Wednesday, December 17, 2014

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159. Saint Augustine. Part One

 

What impresses a person the most about St. Augustine is his love for God, and his habit of thinking. Both are overawing. He had a towering intellect. He pondered over things which most people take for granted and never give a second thought.

 

He wrote the book ‘Confessions’ in 397-8 (1), which is considered a classic in spiritual literature. Whatever I am going to write about him is taken from this book (except my personal opinions), and is therefore 100% authentic. We may differ from his opinions, but we cannot doubt his sincerity. He is unduly harsh upon himself throughout his book. Some of the things for which he criticizes himself so severely were sort of trivial. For instance he and his friends stole pears from a neighbor’s tree. He did not even eat them. He was just a boy of sixteen, swept under peer pressure, to make mischief. Nowadays, it won’t be considered stealing but the rowdy behavior of a bunch of teenagers. But look at a sample of what he says, and carries on in four pages:

 

‘It is certain, O Lord, that theft is punished by Your law………..For no thief can bear that another thief should steal from him, even if he is rich and the other is driven to it by want. Yet I was willing to steal, and steal I did, although I was not compelled by any lack….. a greedy love of doing wrong. For what I stole I already had plenty………and I had no wish to enjoy the thing I coveted by stealing, but enjoy the theft itself and the sin’.

 

Let us take the first point; his love for God. Every page of this 347 pages book, mentions the magnificence of God and his love for Him. Sometimes dozens of time in a single page. Let me give you an example; book 1:

 

Who will grant me to rest content in You? To whom shall I turn for the gift of Your coming in my heart and filling it to the brim, so that I may forget all the wrong I have done and embrace You alone, my only source of good?

Why do You mean so much to me? Help me to find words to explain. Why do I mean so much to You, that You should command me to love You? O Lord, my God, tell me why You mean so much to me. Whisper in my heart, I am here to save you( Psalm, 34:3 )………….I shall hear Your voice and make haste to clasp You to myself. Do not hide Your face from me, for I would gladly accept death to see It, for not to see it would be death indeed”.

 

He is talking to God, all the time, in this book. He is telling Him his problems. He is confessing his sins. He is begging for His mercy. He is thanking Him for all the things that He has given him. He is asking him to show him light on some of the thorniest issues of all times; such as, where does sin come from? What is Time? How to reconcile passages of Bible to the scientific discoveries of his time? How were the prophets able to predict future events? He asks for His help to conquer lust, his major weakness.

 

The sentence that I highlighted (Why do I mean so much to You, that You should command me to love You?) carries an extremely important point in mysticism. I want to explain what St. Augustine meant.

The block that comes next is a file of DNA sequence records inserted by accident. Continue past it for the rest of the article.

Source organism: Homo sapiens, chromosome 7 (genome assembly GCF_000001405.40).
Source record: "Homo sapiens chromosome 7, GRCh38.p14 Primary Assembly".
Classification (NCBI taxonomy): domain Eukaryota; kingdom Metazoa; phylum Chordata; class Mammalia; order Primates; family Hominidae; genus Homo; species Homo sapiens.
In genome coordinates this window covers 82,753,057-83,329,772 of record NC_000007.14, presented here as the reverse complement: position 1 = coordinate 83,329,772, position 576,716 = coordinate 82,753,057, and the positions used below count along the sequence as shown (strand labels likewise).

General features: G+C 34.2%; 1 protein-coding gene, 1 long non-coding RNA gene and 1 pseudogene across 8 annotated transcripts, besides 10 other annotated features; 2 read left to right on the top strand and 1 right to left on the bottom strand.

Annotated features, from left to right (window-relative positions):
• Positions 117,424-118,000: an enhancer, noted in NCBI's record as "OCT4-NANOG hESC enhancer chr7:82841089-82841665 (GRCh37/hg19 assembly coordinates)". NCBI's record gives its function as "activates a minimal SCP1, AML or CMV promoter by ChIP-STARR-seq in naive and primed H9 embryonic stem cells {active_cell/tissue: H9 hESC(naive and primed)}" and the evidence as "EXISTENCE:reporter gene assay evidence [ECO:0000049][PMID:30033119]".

What he is saying is that God need not have bothered Himself about him. He is just one human amongst billions of humans on planet earth, which is one of perhaps hundred billions planets in our galaxy, which is one of a hundred billion galaxies. It is God’s mercy to note Augustine and help him. God could have kept on doing what He was doing, but He paused and helped Augustine. This mote, only recently, understood God’s mercy, His kindness, in noticing this speck. We, lovers of God, think that our love somehow compels Him, as if He likes flattery (see footnote). Yogananda said as much in his book (2), that God is drawn to the tears and sighs of a lover of God. Nothing compels God; He just takes pity on His devotee. My interpretation is that God likes a true devotee, because he cares about God and not the world and is different from others. Such persons are rare, perhaps one in a thousand. Their desire to reach God is noticed by God. How does God help them?

 He puts, in their heart, love for God. And that is what St Augustine meant.

 

So the sequence of events is somewhat like this: A person wants to be near God and prays for it repeatedly, God notices it, God takes pity on him, and He puts His love in his heart. The love for God gives great strength to the person, and he travels on the path towards God despite tremendous difficulties and sorrows.

 

To be continued

 

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­­­­­­­­­­­­­­­­­­­­­ (1) ‘Confessions’ by St Augustine, Penguin Edition

(2). ‘Autobiography of a Yogi’ by Yogananda

Footnote. This mote has written approximately 6 blogs on Daata Gunj Bakhash, the 11th century mystic buried in Lahore, Pakistan. I once asked, through somebody, an exalted saint who communicates with spirit of Data Sahib, that did Data Sahib like my blogs. The saint replied that Daata Sahib is beyond these things. Surely then, God is beyond censure or praise.